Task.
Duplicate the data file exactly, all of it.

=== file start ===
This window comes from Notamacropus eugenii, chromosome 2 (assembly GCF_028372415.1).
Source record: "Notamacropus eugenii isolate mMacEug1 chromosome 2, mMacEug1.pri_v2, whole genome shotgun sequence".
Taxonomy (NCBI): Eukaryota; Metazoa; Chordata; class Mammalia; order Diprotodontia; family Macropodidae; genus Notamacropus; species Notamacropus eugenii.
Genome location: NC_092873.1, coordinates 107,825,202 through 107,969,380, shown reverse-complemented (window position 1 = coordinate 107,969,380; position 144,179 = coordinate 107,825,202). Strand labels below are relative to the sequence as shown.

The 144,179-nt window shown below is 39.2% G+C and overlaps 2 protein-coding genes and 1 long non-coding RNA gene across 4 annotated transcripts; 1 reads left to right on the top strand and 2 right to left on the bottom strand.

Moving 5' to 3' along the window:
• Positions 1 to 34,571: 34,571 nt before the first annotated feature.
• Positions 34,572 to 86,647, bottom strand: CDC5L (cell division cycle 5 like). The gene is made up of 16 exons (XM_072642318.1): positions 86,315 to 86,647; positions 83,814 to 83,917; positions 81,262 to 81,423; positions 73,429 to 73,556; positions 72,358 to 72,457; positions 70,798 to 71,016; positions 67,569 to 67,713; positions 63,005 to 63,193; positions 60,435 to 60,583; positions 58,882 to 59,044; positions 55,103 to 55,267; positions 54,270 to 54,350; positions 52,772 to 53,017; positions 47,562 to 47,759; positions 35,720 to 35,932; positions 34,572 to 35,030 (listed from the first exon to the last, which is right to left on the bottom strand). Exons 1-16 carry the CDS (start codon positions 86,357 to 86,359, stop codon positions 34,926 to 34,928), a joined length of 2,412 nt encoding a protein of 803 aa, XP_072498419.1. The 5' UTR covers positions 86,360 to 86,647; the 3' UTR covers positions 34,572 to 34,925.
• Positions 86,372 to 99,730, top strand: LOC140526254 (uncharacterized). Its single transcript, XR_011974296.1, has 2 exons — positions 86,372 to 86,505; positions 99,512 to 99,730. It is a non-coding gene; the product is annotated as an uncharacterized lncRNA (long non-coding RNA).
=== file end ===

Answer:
This window comes from Notamacropus eugenii, chromosome 2 (assembly GCF_028372415.1).
Source record: "Notamacropus eugenii isolate mMacEug1 chromosome 2, mMacEug1.pri_v2, whole genome shotgun sequence".
Taxonomy (NCBI): Eukaryota; Metazoa; Chordata; class Mammalia; order Diprotodontia; family Macropodidae; genus Notamacropus; species Notamacropus eugenii.
Genome location: NC_092873.1, coordinates 107,825,202 through 107,969,380, shown reverse-complemented (window position 1 = coordinate 107,969,380; position 144,179 = coordinate 107,825,202). Strand labels below are relative to the sequence as shown.

The 144,179-nt window shown below is 39.2% G+C and overlaps 2 protein-coding genes and 1 long non-coding RNA gene across 4 annotated transcripts; 1 reads left to right on the top strand and 2 right to left on the bottom strand.

Moving 5' to 3' along the window:
• Positions 1 to 34,571: 34,571 nt before the first annotated feature.
• Positions 34,572 to 86,647, bottom strand: CDC5L (cell division cycle 5 like). The gene is made up of 16 exons (XM_072642318.1): positions 86,315 to 86,647; positions 83,814 to 83,917; positions 81,262 to 81,423; positions 73,429 to 73,556; positions 72,358 to 72,457; positions 70,798 to 71,016; positions 67,569 to 67,713; positions 63,005 to 63,193; positions 60,435 to 60,583; positions 58,882 to 59,044; positions 55,103 to 55,267; positions 54,270 to 54,350; positions 52,772 to 53,017; positions 47,562 to 47,759; positions 35,720 to 35,932; positions 34,572 to 35,030 (listed from the first exon to the last, which is right to left on the bottom strand). Exons 1-16 carry the CDS (start codon positions 86,357 to 86,359, stop codon positions 34,926 to 34,928), a joined length of 2,412 nt encoding a protein of 803 aa, XP_072498419.1. The 5' UTR covers positions 86,360 to 86,647; the 3' UTR covers positions 34,572 to 34,925.
• Positions 86,372 to 99,730, top strand: LOC140526254 (uncharacterized). Its single transcript, XR_011974296.1, has 2 exons — positions 86,372 to 86,505; positions 99,512 to 99,730. It is a non-coding gene; the product is annotated as an uncharacterized lncRNA (long non-coding RNA).